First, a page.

Midwestern lawmakers call on Big Ten to reinstate football, other fall sports

Joey Kaufman
Big Ten commissioner Kevin Warren.

A group of Midwestern state lawmakers is asking the Big Ten to reconsider its cancellation of the fall football season.

A letter was sent Tuesday to commissioner Kevin Warren from Lee Chatfield, the speaker of the Michigan House of Representatives, and was signed by nine other state legislators.

They represented six states in the conference’s geographical footprint and included Ohio state senator Matt Huffman, a Lima Republican who is the majority floor leader.

“After hearing from many concerned students, parents and coaches, we have been encouraged to convey our support for their wishes and our responsibility to defend the students’ long-term academic and career interests,” the letter read.

It asked the league to work with administrators at schools to allow all fall sports to be played in the coming months, referring to “overwhelming” support from players, parents, coaches and fans.

Since the Big Ten announced a postponement of the football season on Aug. 11, along with expressing a desire to reschedule games in the spring semester, the decision has garnered significant backlash, especially among the most tradition-rich programs in the conference.

Parents of players from Ohio State and Michigan organized demonstrations on their campuses in protest of the decision. Eight players from Nebraska filed a lawsuit over the postponement, seeking damages and alleging that the league was in breach of contract by not following its governing documents in voting to cancel a fall season.

While the Pac-12 followed the Big Ten in scrapping games for this fall due to the coronavirus pandemic, the other major conferences, including the Atlantic Coast, Big 12 and Southeastern, have gone ahead with plans to play as soon as this weekend.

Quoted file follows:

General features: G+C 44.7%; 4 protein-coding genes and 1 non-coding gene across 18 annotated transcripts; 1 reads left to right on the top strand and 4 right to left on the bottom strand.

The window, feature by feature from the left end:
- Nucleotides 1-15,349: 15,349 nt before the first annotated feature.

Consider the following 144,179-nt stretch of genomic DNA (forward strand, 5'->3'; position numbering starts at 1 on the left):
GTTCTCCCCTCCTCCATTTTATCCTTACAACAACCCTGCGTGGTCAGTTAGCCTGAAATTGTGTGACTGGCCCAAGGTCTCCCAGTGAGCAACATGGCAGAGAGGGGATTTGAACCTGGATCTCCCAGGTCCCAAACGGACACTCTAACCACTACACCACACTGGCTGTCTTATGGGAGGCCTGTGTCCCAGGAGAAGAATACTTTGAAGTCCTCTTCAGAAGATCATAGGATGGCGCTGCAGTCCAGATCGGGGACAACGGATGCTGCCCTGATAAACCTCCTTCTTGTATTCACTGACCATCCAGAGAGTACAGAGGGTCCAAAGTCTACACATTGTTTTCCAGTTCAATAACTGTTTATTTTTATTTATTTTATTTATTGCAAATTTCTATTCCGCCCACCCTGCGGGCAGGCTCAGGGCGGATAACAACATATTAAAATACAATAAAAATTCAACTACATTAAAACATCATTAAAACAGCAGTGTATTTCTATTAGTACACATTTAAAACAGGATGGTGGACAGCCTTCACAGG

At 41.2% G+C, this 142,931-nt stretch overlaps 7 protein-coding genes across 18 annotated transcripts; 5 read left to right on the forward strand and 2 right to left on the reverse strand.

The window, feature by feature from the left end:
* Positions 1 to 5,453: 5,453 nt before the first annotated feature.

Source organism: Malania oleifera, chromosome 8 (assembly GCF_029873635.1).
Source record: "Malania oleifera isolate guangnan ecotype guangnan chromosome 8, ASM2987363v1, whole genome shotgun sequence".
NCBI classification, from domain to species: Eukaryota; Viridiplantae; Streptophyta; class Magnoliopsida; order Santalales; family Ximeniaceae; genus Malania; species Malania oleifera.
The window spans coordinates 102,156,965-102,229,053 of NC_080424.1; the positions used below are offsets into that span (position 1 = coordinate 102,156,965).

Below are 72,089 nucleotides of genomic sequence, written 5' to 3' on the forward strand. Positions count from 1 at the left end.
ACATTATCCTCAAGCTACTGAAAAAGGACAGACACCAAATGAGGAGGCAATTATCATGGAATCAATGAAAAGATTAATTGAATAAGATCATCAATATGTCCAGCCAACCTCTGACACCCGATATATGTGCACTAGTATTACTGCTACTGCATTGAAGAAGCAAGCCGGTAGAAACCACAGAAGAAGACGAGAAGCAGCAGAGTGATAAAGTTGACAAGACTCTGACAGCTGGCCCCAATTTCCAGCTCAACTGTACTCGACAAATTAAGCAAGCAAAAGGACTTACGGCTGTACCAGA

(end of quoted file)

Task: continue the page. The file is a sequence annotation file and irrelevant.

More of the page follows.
Other teams from Group of Five conferences also kicked off over the Labor Day weekend, circumstances that were acknowledged by the lawmakers in the letter.

“Recent actions by other conferences across the country to start football and other fall sports have placed the Big Ten, its members and students at a disadvantage,” it read. “These athletes are losing a vital part of student life and are becoming less marketable to future employers with each passing week. Additionally, our local universities stand to lose hundreds of millions of dollars that support vital student scholarships.”

The letter did not mark the first instance in which the Big Ten’s handling of football drew disapproval from political leaders.

Last week, President Donald Trump spoke with Warren about restarting the season and urged the league to “immediately” restore a schedule.

Like Trump, all 10 state legislators who signed the letter are Republicans.


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